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Better times ahead for economy?

By Mark Hamrick ·
Monday, December 30, 2013
Posted: 12 pm ET

If the U.S. economy were a racehorse, it closed the 2013 race strongly. The outlook improved as the year moved along, providing reasons for optimism in 2014.

We can check off a number of positives from recent weeks:

1. The stock market rallied to record highs.

2. Hiring accelerated and the unemployment rate fell to 7 percent.

3. Growth in the fall quarter was revised up to more than 4 percent.

4. Congress agreed on a budget to avoid partial government shutdowns in the year ahead.

Are there prospects for further improvement?  Yes, says Doug Handler, chief U.S. economist at IHS Global Insight. By the end of the coming year, he says the unemployment rate will likely be in the "low sixes." The November jobless rate declined to 7 percent.

As for interest rates, Handler says, "I think they will be rising." That will "affect mortgage rates to some extent and other consumer borrowing, as well." Still, he says, "compared with the improvement in the economic fundamentals, we see that increase in rates, really, we expect to be a non-factor." In other words, if the rest of the economy is doing well, a small rise in rates shouldn't be a big deal. For example, if the average for 30-year fixed-rate mortgages were to rise to 5.5 percent, Handler says "that will keep the housing sector growing, but certainly not at the current rate."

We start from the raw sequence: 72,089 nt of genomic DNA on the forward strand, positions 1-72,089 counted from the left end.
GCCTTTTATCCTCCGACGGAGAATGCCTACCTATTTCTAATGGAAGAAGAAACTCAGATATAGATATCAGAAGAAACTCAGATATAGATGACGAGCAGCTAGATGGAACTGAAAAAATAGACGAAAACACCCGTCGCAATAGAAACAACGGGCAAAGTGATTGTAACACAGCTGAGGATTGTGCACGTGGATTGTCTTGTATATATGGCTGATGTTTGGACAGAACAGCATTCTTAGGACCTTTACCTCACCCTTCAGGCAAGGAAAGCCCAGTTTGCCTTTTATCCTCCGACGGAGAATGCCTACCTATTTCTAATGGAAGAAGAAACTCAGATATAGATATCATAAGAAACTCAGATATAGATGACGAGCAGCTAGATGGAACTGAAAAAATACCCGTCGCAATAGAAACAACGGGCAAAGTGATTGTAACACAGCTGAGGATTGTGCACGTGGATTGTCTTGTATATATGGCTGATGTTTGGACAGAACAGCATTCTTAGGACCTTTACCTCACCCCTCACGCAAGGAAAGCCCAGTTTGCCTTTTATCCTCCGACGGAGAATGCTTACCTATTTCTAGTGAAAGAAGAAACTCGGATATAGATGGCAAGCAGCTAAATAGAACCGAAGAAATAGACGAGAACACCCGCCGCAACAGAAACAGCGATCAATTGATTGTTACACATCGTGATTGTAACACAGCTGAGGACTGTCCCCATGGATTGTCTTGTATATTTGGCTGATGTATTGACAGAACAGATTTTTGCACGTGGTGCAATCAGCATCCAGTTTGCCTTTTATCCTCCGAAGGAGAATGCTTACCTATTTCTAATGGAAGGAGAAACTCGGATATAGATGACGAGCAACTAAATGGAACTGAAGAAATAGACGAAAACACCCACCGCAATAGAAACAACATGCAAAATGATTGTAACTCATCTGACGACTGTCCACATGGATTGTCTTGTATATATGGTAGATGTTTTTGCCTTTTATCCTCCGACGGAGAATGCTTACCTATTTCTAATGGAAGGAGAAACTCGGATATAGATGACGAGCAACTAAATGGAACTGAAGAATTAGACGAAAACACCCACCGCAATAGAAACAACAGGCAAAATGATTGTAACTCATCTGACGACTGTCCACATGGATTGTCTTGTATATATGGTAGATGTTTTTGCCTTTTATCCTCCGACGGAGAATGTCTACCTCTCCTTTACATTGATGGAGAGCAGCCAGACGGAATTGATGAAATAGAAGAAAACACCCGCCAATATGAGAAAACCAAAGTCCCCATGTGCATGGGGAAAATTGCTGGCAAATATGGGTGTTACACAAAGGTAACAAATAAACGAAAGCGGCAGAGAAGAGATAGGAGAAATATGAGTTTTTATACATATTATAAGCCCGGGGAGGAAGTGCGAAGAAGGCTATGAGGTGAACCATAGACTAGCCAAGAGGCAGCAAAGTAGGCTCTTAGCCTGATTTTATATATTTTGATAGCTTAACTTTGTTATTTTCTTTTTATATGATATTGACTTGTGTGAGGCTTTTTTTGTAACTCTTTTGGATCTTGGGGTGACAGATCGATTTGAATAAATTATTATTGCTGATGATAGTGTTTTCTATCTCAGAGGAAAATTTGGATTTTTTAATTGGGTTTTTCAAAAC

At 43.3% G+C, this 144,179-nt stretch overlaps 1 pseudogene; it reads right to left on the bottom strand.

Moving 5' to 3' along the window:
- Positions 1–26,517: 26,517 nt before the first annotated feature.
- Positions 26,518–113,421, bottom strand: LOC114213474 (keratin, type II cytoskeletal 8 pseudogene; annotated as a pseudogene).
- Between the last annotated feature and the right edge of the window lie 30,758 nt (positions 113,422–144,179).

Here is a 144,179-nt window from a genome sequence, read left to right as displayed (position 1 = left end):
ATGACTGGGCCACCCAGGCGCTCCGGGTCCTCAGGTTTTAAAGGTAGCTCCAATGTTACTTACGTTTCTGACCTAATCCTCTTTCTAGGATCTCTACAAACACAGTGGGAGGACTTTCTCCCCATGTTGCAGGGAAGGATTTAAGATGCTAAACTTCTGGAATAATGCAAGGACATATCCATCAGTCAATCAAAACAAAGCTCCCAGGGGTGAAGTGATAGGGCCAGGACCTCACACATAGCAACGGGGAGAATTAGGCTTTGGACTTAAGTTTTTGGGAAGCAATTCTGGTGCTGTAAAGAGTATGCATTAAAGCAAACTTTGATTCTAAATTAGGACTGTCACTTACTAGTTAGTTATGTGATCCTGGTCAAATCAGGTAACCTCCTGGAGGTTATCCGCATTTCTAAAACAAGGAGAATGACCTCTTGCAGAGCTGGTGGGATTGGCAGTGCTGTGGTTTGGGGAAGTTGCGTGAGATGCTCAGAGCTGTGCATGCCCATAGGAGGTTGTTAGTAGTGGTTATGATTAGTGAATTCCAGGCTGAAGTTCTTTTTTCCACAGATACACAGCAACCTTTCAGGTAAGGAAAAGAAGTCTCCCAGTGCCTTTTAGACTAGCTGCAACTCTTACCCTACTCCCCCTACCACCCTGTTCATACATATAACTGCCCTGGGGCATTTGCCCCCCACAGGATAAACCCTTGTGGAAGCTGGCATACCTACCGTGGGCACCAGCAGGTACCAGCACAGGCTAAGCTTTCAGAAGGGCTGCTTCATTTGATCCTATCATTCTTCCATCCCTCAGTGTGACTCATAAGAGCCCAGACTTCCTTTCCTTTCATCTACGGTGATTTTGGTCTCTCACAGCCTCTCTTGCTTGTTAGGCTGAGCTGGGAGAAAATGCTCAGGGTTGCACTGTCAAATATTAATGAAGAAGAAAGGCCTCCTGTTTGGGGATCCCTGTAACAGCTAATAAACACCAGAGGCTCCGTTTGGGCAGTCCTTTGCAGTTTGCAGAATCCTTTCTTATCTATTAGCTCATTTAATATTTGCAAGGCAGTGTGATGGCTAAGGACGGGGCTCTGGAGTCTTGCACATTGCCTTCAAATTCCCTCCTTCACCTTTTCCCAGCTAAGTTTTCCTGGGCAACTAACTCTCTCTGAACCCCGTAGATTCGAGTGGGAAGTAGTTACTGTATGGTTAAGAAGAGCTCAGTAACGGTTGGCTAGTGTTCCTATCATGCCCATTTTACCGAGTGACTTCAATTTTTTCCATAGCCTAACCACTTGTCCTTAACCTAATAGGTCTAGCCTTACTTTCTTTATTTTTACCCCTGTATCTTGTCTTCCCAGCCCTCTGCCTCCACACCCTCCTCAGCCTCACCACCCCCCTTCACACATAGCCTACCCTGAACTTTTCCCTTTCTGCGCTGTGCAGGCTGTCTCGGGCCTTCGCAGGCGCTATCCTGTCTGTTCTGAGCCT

What about the risks?  Handler reminds us that Congress will need to raise the debt ceiling early in the year. He says the nation's trading partners must have improvement in their economies if the U.S. is to do well, noting Canada, Mexico and China, in particular. "We think that will happen. But that is not 100 percent certain, as well," says Handler.

What do you expect for the U.S. economy in the coming year? What worries you most?

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Economy to roar in 2014?

Better U.S. growth is expected in the year ahead. But what does that mean for jobs and interest rates?


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